Let’s get one thing out of the way first. Billy Lynn’s Long Halftime Walk is a terrible name for a film. You know it. I know it. Everybody knows it. A clunky mouthful, the title is culled directly from the celebrated novel of the same name from Ben Fountain, who won several novelist awards for his work including the National Book Critics Circle Award for Fiction, but that doesn’t mean that such a jargony mouthful needed to remain in place when translated to film. The terrible, horrible, no good, very bad name comes under fire again when you realize that Billy Lynn doesn’t really walk all that much, he kinda just plops down in his Dallas Cowboy stadium seat and remembers exchanging “I Love You’s” with Vin Diesel until it’s his chance to perform with Destiny’s Child. If the previous sentence didn’t make a lick of sense, welcome to Billy Lynn’s Long Halftime Walk.

Billy Lynn’s Long Halftime Walk (ugh, that name) is, in essence, a failed experiment. Filmed in an unprecedented 120 frames per second in 3D at 4K (Peter Jackson’s The Hobbit is the only other film to use high frame rate technology and even still only shot at 48 frames per second compared to the tradition 24) visionary director Ang Lee (Brokeback Mountain, Life of Pi) foresaw a filmic translation of the film that would immerse the viewer in the perspective of its main character. One that would see the horror of post traumatic stress first-hand, almost as if within his POV. One that would allow the viewer to breathe through the character, to feel themselves firmly inside his skin. That noble intention was swatted like a gnat when theaters across the globe proved unable to project the “real” version of the film. So remove the most intriguing element of a film and what are we left with? A lame-brained, cockeyed melodrama that is as frustrating as the script is head-smackingly dumb.

That the script – which ostensibly takes place over a single day, though is frequently interrupted by flashbacks – is a mess shouldn’t be too surprising. After longtime Lee collaborator James Schamus went off to direct an infinitely superior film about dignity, duty and delinquency (seriously, see Indignation over this 100 times), Jean-Christophe Castelli (who worked as an aid to Schamus on multiple projects) was taped to pen his first script. The product reeks of freshman status. His adaptation is clunky and strange, chock full of face-palmingly embarrassing dialogue and choppy scene arrangement. It is quite frankly a supermoon-sized blight that drags the film down like a barnacle-crusted anchor.


At the forefront, newcomer Joe Alywn is Billy, a 19-year old hero returned from Iraq to do a little PR tour. Alywn is fine in the role – capable seems a fine description – but the moral uncertainly the character is asked to project seems to overwhelm the fresh-faced actor at times. Billy (and by  his comrades in the Bravo unit) is experiencing his 15-minutes of fame after a video of him rushing to the aid of his fallen commander (Diesel) has gone viral. Or whatever the 2002 equivalent of viral was. Newsworthy? I digress.

Accosted on all sides by people who want to take advantage of his position in the limelight or just to genuinely help him out – including Chris Tucker as a fast-talking but I guess also sincere (?) Hollywood agent trying to sell the rights to his story, Steve Martin as a patriotic football baron cozying up to the platoon with greedy ulterior motives, Mackenzie Leigh as an adorable Dallas Cowboys cheerleader who goes instantly ga-ga over the soldier in question and Kristen Stewart as his scarred-up kid sister pleading with him to seek an honorable discharge – Billy is in a pickle. Who he can trust and how to take stock and move forward become the threads that attempt to propel his story forward. That and losing his virginity.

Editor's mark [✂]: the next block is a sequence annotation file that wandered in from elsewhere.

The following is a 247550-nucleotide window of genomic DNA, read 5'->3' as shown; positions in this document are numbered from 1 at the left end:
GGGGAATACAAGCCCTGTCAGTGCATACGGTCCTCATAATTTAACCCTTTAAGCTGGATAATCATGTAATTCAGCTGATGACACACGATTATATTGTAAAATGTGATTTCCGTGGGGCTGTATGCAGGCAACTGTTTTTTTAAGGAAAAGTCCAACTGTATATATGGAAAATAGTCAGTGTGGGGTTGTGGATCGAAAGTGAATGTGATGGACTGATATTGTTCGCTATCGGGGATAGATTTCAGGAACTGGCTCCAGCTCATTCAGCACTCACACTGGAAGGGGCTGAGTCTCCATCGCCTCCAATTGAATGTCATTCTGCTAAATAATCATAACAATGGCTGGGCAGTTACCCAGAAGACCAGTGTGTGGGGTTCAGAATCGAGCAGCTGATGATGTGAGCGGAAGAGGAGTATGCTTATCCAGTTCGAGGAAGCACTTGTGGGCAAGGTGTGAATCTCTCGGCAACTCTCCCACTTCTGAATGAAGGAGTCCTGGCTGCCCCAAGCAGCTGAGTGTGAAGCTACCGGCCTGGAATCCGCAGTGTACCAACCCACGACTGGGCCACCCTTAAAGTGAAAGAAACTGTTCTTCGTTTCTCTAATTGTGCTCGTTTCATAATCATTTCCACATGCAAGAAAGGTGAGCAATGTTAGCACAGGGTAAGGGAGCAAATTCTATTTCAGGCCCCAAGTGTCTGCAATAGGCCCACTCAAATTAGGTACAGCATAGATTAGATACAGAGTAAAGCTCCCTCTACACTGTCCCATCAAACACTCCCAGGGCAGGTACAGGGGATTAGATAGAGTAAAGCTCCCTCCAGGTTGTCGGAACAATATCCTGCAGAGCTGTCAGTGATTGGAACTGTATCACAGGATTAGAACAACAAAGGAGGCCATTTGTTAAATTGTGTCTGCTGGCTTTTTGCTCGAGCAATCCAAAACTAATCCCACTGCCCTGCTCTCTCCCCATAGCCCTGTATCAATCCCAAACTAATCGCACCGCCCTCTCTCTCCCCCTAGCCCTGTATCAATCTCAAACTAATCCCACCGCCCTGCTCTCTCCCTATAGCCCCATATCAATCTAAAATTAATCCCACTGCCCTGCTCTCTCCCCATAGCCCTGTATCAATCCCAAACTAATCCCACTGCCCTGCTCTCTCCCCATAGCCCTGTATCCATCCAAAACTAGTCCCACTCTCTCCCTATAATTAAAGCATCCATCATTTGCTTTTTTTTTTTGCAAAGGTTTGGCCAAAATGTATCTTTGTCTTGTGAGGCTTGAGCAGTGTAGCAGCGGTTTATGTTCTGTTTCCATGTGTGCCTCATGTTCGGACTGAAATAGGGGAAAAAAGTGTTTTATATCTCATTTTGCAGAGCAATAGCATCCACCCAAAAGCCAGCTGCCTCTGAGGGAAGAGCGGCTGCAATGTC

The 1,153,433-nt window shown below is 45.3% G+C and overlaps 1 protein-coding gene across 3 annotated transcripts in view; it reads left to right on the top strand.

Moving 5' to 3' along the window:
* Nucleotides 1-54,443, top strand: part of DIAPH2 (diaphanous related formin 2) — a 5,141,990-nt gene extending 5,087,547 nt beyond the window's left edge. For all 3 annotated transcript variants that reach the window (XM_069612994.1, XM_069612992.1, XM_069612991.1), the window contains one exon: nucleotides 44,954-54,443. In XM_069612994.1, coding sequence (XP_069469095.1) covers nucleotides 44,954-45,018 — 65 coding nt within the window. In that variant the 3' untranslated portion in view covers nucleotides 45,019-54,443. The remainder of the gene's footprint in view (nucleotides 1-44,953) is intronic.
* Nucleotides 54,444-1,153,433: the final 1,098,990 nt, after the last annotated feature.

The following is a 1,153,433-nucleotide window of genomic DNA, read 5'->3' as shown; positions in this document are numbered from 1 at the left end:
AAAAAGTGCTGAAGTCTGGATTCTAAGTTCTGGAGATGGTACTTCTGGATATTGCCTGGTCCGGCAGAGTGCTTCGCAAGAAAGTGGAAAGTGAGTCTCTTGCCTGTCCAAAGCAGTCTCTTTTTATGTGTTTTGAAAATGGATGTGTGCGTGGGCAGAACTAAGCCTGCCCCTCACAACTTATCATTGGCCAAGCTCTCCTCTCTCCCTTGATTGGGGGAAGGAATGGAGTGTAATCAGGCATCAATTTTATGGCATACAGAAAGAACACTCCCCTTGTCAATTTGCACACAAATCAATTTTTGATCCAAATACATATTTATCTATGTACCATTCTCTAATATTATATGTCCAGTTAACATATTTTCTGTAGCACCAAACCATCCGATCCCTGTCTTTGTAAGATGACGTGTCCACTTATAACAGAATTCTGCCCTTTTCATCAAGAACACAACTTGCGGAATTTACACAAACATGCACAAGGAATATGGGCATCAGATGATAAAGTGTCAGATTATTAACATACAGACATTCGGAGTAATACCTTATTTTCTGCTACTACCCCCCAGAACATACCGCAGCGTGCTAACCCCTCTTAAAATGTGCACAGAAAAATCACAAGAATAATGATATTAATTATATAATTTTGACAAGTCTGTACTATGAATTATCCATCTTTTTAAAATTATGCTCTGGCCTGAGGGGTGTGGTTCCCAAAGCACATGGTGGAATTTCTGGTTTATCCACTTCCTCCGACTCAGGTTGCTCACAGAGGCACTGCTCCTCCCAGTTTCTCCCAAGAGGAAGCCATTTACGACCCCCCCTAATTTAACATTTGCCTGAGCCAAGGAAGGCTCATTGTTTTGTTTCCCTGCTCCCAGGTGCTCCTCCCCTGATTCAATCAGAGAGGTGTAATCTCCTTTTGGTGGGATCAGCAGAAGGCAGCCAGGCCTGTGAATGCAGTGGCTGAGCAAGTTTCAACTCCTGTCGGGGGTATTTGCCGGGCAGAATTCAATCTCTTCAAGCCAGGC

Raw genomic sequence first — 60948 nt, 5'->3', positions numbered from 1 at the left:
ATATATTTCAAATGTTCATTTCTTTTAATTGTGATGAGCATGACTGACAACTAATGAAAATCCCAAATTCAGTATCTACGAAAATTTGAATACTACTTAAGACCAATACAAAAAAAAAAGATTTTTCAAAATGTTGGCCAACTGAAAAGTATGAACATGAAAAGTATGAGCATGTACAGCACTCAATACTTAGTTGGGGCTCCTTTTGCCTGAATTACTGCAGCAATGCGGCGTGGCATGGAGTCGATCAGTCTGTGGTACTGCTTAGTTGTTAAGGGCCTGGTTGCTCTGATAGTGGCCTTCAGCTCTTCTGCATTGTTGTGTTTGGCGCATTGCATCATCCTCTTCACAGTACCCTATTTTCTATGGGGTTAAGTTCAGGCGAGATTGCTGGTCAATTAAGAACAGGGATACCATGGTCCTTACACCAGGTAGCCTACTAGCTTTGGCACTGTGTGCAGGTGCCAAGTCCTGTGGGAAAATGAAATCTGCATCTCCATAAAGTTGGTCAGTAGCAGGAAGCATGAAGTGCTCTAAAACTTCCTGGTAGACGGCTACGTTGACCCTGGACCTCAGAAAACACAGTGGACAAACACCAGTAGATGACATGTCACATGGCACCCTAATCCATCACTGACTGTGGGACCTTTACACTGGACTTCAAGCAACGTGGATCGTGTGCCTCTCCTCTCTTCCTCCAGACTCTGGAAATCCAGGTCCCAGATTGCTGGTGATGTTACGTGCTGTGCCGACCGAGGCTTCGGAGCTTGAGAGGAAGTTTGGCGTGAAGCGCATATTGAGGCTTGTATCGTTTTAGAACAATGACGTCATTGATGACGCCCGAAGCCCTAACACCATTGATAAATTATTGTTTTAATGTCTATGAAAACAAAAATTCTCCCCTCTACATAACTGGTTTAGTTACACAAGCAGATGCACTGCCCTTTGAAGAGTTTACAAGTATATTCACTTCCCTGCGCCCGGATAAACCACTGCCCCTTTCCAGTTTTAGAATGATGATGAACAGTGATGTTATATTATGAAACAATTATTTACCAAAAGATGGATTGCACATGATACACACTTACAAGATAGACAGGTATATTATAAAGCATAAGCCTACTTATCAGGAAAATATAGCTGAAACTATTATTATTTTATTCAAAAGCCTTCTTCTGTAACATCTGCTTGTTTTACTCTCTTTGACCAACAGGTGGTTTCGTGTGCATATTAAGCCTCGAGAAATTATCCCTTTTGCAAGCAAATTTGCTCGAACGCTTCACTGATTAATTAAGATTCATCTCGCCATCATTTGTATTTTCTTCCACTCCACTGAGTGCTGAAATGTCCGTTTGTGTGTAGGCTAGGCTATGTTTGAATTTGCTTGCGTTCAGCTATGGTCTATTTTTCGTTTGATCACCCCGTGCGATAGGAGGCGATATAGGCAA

Instead of propelling though, every sidetrack – either in real time or to the past – feels tangential. There is no center driving the narrative forward. Just a gaggle of seats which our troops abscond from and return to every now and then. No single plot point is particularly interesting nor do they offer anything nuanced or new to say about the very real struggle that soldiers encounter upon their return home. Especially those who have been deemed heroes.

Flashes of PDST crop up when Bravo unit, led by Garrett Hedlund’s nondescript Sergeant Dime, are subjected to the dizzying fireworks show that accompanies Beyonce, Kelly and Michelle’s poppy performance. While seated – Billy Lynn’s Long Halftime Walk ironically features a lot more sitting than it does walking – Beau Knapp’s violently inclined Crack takes on a lippy redneck in what might be the best scene of the film. It’s perhaps the only moment that rings of authenticity and that sucks you into the very real emotional danger that these soldiers face. The confrontations – of which there are many – eventually leads to a full on brawl with security that becomes a somewhat major plot point all while making absolutely zero sense.


Lee frames shots in such a way that one can imagine what he is going for, should the technology to actually show his vision be available, but one does not go to the theater to make guesswork of the director’s intentions. Without the ability to actually show the work as it was intended to be seen, Billy Lynn’s Long Halftime Walk will remain a major flub in a director’s impressive oeuvre; a snoozy wartime meditation that’s cheesy, poorly written and improbably light on impact.

CONCLUSION: There may be redeeming aspects in ‘Billy Lynn’s Long Halftime Walk’ but they are few and far between. As it stands, Ang Lee’s latest experiment is by and large a flat out failure, lead by cockamamie dialogue, a tiresome, standstill plot and visual inventiveness that was not to be. Next!


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